• As always at this time of year, the flow of tourists begins (thanks god!) to shrink and Venice regains, at least for some time, a less chaotic and noisy appearance. Venetians regain possession of their city starting again to go to bars, restaurants and other public places that they carefully avoided in the last months.
And, as soon as locals gather for a glass of prosecco or a "spritz", the controversy over tourism in the city takes place harshly.
While the vast majority of those who are making their income out of visitors (hoteliers, bar and restaurant owners, gondoliers, and all business owners) strongly support the idea that there's no other chance for Venice but to rely on tourists, the few people still living in town but not depending on tourism harshly rebound that this huge mass of people is irreparably damaging the city.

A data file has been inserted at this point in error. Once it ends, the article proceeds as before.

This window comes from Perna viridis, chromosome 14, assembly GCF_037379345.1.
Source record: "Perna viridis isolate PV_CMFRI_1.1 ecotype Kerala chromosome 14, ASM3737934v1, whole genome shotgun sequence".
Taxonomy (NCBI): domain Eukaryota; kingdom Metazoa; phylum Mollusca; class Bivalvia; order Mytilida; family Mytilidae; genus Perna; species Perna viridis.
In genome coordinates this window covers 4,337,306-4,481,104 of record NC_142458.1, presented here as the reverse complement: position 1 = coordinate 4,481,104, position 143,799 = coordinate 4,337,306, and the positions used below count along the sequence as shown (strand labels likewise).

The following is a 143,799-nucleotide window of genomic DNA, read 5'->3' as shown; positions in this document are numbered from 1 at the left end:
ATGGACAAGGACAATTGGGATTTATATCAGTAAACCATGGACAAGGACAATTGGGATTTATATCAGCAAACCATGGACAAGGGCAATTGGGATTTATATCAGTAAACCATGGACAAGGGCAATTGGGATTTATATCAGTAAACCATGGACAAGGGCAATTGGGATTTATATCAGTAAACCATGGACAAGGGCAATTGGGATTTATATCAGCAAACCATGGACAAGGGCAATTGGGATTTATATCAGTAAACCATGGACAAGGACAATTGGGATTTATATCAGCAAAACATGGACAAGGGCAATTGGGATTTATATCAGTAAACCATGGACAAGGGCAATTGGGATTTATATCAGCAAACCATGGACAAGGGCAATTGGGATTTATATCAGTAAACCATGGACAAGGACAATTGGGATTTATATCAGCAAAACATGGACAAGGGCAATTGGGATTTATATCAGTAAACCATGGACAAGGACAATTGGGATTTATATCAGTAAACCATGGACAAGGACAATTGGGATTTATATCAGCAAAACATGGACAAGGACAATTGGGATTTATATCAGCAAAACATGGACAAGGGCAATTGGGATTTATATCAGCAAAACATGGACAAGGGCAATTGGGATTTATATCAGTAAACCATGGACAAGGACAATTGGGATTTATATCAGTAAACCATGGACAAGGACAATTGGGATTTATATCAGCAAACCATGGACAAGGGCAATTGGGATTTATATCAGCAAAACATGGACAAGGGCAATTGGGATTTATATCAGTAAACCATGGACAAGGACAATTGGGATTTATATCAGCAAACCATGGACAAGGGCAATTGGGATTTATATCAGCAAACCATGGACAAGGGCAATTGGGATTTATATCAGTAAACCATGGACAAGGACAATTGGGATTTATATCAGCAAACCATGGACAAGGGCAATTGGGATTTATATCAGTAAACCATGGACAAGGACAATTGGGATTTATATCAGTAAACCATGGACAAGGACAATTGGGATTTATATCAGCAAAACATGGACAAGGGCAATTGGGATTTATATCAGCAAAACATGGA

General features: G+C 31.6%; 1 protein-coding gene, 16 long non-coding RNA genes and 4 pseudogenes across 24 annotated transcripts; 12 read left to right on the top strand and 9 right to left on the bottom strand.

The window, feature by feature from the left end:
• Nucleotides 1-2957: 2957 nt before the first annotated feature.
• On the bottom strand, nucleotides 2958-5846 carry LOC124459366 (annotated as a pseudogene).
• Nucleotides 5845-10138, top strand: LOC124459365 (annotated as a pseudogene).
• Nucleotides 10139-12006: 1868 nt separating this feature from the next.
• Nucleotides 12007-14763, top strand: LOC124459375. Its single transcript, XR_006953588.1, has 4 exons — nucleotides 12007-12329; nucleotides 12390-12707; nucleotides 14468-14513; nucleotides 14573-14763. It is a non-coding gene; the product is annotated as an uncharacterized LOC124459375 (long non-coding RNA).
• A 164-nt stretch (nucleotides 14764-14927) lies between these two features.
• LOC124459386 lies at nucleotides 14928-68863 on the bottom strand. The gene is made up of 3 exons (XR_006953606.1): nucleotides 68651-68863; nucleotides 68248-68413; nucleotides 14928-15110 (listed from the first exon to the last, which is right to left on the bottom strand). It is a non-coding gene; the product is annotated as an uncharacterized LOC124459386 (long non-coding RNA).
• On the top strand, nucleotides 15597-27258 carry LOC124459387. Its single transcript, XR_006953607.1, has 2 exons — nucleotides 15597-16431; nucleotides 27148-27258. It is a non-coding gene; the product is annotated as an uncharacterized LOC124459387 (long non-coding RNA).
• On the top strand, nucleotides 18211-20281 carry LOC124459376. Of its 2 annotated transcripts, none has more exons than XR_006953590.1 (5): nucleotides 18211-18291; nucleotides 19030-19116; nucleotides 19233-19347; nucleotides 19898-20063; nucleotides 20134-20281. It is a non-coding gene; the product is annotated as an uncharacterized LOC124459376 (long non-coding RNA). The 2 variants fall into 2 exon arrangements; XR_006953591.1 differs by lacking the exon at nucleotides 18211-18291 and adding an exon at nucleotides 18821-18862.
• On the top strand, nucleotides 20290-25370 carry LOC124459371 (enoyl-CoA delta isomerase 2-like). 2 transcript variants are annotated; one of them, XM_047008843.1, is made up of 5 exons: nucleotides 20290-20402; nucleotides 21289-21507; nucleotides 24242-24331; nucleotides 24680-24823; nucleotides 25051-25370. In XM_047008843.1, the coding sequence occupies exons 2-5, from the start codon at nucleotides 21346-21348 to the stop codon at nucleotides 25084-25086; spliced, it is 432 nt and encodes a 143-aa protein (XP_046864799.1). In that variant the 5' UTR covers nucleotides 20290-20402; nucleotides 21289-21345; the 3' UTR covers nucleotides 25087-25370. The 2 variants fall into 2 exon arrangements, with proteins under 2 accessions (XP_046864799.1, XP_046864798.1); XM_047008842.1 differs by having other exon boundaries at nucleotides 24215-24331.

Obviously, they are two sides of the same coin and, as always, there is some truth in both views; but maybe, locals should also ask themselves whether in the past they have done all that was possible to offer to Venice a different fate from what now seems sorrowfully inevitable.